Why this government is failing the disabled AND the taxpayer (DLA vs PIP)

wheelchair at seaham (holga)
I have seen a number of news items recently, including periodicals which should know better, saying something like this:

 

“Disability Living Allowance, the benefit that helps with the extra costs of being disabled, is being replaced by PIP. PIP will have regular face-to-face assessments, rather than DLA which was based on self-assessment questionnaires.

 

This makes it sound like DLA was an easy benefit to get, that it didn’t require any medical evidence, and that the fraud level therefore must have been high. It is plain misleading, and the truth of what is happening is being buried under debates about Wizard of Oz songs in the charts.

 

Let me tell you the real deal with DLA.

 

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In 2008, when I first realised I was disabled enough to qualify for DLA, I filled in a questionnaire. It was relatively simple, with tick boxes, and you were given the option to write a little more. I ticked the ones applying to me (I couldn’t cook a meal for myself), and briefly explained the nature of my illness and why that meant that I was physically unable to cook for myself. You were asked for your GP’s details, so I assumed they would phone my GP to confirm my illness and the extent of my disability.

 

They didn’t phone. They just refused my claim.

 

The letter said, “You do not qualify for DLA Lower Rate Care because you can cook a meal for yourself.”

 

Just that.

 

They had not met me or contacted anyone who had examined me. They just looked at my description of my disability and called me a liar.

 

I quickly discovered that this was not an unusual case: most people were turned down initially, and you had to go to a tribunal in order to get the right decision. I learnt that although the form appeared simple enough, you would not have a chance of getting your award unless you provided medical evidence from a doctor. Why they had not written that on the guidance notes, I just don’t know. In cases where they weren’t sure, they had their own medical examiner who assessed the claimant in person.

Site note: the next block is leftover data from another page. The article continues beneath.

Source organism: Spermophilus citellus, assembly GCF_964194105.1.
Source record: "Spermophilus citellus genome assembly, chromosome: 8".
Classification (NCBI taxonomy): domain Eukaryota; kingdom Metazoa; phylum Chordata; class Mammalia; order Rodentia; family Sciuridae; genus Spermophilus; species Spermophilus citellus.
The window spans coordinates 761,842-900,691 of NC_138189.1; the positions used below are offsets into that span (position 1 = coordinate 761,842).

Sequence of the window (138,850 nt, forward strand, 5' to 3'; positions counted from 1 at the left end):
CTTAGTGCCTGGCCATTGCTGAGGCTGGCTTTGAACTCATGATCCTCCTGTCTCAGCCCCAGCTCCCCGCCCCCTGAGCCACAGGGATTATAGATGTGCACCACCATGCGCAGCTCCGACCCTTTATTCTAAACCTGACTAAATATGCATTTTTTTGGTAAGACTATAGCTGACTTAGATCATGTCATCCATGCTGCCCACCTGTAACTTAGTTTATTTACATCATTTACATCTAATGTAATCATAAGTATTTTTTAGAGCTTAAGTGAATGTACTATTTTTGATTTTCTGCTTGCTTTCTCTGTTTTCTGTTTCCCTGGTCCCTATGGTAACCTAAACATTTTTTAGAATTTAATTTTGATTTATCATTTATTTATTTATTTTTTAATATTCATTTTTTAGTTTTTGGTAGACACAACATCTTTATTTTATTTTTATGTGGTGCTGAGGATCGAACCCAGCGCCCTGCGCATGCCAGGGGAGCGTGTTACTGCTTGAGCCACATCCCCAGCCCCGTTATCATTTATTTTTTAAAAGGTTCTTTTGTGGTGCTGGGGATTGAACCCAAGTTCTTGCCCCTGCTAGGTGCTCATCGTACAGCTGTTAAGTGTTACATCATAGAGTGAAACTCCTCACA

So I appealed and provided them with a letter from my specialist who knew me and my condition well and had written up the notes of my latest appointment with him. He confirmed everything I’d said on the form.

 

In due course I had a reply from the DWP: it was still a no. This time they had called both me and my doctor a liar.

 

I got mad, so I went to tribunal for further appeal.

 

At any point during this process, they could have sent the DWP’s own medical examiner to my house. They often do this as a matter of routine, in cases where the level of disability is in doubt. One lady who worked for the CAB described to me how the DWP medical assessor pressurised her to raise her hands above her head, even though she had said the pain from her Fibromyalgia was too severe. She broke down from his questioning and bullying tactics, but didn’t raise her hands above her head: partly because it would have caused her unbearable pain and made her Fibromyalgia worse, and partly because if she had done it, he would have ticked it off on his sheet as ‘can raise hands above head, no problem’ and she wouldn’t have got the benefit. As it was, he marked it down on his sheet as ‘refused to cooperate with the assessment’ and she had to appeal at tribunal (she won).

 

When I went into the tribunal that day, three people (only one of whom was a doctor) questioned me. They didn’t only question me about my disability, but about my motives. “Don’t you want to get better?” they asked, as though disability were a lifestyle choice. “You will want to learn how to cook for yourself, won’t you?”